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History of Sri Lanka’s Civil War

October 16, 1997

COLOMBO, Sri Lanka (AP) _ Sri Lanka’s modern civil war was born of an ancient conflict between two ethnic groups with their own distinct languages and cultures.

The majority Sinhalese _ who make up 76 percent of the population _ are mainly Buddhist, and are concentrated in the southern part of the Indian Ocean island nation.

Most Tamils are Hindu, and generally live in the country’s north and east. Many, though, have been drawn south to the capital, Colombo, in search of jobs and education.

The two groups have at times in their 1,000-year histories clashed over territory, but decades before independence in 1948, they united to oppose a common foe _ the British.

The two sides began drifting apart after the British left, in part because of rising nationalism among Sinhalese who believed their superior numbers gave them the right to rule. Ethnic clashes erupted in 1958, 1977 and 1983.

The 1983 riot was the bloodiest; human rights groups have said that more than 2,000 Tamils were killed by Sinhalese. The rioting was sparked during an ambush on 13 soldiers by a fledgling Tamil rebel group in northern Sri Lanka.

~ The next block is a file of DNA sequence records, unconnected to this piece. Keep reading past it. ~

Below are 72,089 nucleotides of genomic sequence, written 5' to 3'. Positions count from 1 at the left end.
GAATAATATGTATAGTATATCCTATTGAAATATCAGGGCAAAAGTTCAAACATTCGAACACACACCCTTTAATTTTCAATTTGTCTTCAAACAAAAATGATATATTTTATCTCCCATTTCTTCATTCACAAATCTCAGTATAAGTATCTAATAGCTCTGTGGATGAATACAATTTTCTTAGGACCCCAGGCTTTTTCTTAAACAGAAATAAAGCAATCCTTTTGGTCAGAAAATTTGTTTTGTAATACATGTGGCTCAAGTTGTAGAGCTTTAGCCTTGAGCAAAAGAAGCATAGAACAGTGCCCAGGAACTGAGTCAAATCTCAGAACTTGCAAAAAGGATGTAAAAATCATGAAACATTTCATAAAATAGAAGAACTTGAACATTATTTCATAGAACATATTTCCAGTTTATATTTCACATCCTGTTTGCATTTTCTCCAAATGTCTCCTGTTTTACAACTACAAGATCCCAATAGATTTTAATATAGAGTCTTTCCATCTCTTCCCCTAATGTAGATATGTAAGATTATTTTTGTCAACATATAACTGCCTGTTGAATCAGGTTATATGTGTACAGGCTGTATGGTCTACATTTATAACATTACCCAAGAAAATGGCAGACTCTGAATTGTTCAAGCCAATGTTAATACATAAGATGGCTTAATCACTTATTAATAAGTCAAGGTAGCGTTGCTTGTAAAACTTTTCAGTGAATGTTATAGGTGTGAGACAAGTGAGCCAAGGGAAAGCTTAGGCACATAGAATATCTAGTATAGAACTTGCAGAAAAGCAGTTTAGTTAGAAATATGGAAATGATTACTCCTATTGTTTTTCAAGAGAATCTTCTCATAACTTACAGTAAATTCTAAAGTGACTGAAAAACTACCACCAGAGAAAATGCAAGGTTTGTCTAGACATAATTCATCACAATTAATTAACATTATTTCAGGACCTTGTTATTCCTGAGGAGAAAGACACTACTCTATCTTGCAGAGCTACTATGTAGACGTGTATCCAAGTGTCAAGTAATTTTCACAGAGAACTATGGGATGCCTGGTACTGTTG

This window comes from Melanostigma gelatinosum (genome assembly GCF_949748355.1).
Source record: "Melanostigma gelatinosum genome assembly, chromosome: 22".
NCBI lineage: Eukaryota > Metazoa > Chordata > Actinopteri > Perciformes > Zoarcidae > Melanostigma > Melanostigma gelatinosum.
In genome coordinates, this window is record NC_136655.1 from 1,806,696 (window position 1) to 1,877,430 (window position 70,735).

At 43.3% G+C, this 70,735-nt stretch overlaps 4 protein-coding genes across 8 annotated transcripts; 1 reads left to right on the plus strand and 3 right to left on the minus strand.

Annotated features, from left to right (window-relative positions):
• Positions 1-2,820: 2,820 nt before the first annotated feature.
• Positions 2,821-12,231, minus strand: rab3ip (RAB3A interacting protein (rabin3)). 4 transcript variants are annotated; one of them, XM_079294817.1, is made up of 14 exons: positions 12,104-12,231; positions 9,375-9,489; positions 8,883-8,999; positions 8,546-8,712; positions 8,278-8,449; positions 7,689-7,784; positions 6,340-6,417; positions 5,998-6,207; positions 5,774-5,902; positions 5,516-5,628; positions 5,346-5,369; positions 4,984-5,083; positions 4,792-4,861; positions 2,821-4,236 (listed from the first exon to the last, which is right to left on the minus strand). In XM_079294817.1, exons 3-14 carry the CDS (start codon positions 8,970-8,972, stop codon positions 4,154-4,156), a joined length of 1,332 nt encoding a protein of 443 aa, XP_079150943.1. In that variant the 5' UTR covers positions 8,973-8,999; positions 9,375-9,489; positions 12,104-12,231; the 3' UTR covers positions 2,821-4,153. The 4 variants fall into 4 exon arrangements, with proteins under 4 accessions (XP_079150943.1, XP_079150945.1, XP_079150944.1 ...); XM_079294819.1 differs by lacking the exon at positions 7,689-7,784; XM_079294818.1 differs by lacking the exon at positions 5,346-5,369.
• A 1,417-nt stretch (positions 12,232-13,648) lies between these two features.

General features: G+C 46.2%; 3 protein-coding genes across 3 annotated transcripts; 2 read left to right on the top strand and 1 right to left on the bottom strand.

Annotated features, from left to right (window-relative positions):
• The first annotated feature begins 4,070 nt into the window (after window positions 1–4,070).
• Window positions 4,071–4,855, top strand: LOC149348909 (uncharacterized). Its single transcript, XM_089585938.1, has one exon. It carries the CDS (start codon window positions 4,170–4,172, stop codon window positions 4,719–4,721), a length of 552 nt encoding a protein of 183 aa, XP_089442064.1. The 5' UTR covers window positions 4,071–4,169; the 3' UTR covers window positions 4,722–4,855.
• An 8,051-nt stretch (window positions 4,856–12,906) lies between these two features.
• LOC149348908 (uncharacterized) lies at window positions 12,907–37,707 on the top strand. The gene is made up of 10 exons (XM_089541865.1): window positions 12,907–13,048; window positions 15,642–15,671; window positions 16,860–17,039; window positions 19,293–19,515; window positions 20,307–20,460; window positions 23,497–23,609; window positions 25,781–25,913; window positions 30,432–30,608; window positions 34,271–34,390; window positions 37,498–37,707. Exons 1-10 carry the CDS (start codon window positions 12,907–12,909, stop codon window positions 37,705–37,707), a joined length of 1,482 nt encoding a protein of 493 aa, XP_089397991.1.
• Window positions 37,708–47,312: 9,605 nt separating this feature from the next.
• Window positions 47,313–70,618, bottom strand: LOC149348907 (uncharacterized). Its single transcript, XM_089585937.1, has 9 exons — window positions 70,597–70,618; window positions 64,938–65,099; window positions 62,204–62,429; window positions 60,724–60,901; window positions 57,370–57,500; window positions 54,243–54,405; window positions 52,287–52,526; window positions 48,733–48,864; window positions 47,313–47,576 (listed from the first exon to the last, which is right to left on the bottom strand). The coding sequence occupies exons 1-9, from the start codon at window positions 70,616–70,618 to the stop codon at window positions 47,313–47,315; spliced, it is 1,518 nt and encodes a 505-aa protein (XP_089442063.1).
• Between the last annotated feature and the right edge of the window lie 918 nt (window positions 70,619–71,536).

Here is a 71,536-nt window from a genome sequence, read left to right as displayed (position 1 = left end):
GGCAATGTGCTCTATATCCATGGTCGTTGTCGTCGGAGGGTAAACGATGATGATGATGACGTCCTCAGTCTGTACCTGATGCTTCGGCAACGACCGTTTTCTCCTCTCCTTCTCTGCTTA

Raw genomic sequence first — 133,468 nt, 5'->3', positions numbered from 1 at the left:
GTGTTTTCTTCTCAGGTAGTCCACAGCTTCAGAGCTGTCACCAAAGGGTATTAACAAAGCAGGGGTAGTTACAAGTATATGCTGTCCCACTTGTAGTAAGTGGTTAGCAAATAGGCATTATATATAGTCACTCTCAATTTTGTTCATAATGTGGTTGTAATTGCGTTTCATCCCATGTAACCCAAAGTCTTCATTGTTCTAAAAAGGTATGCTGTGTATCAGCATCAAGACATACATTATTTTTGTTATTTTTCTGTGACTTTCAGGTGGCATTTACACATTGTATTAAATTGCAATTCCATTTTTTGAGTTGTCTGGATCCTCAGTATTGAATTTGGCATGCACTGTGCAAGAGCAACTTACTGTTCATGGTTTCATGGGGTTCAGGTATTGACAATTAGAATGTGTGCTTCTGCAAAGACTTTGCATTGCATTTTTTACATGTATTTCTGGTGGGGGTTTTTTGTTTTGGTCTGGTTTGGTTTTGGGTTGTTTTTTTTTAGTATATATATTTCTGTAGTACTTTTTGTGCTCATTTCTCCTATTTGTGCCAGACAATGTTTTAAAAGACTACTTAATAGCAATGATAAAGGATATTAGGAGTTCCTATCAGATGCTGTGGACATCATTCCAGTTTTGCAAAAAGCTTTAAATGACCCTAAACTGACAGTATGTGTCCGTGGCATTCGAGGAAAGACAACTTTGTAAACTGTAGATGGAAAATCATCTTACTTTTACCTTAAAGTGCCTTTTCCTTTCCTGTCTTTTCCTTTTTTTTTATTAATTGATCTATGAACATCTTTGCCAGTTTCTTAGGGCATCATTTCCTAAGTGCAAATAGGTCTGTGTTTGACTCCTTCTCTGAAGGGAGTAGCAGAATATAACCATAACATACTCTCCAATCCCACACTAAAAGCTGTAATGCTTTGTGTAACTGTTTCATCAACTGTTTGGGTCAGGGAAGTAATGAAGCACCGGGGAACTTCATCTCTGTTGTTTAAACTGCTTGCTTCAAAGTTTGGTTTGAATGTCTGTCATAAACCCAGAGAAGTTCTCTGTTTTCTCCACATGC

Many young people from the south fled to the north to join the Liberation Tigers of Tamil Eelam, which is seeking an ethnic homeland in the north and east.

Though not all Tamils embrace the Tigers’ extreme solution, many feel they are denied opportunity by the Sinhalese, who dominate the government and military, key areas for advancement in an economy just emerging from socialist-style policies.

Several Tamil political parties that advocate a peaceful answer to the ethnic question are represented in the nation’s parliament.

President Chandrika Kumaratunga campaigned on promises to end the devastating war, winning office three years ago. She has proposed giving more autonomy to all the nation’s regions, including one dominated by Tamils. But her ruling party faces strong opposition from both Sinhalese nationalists who say she is going too far and Tamils who want her to go further.

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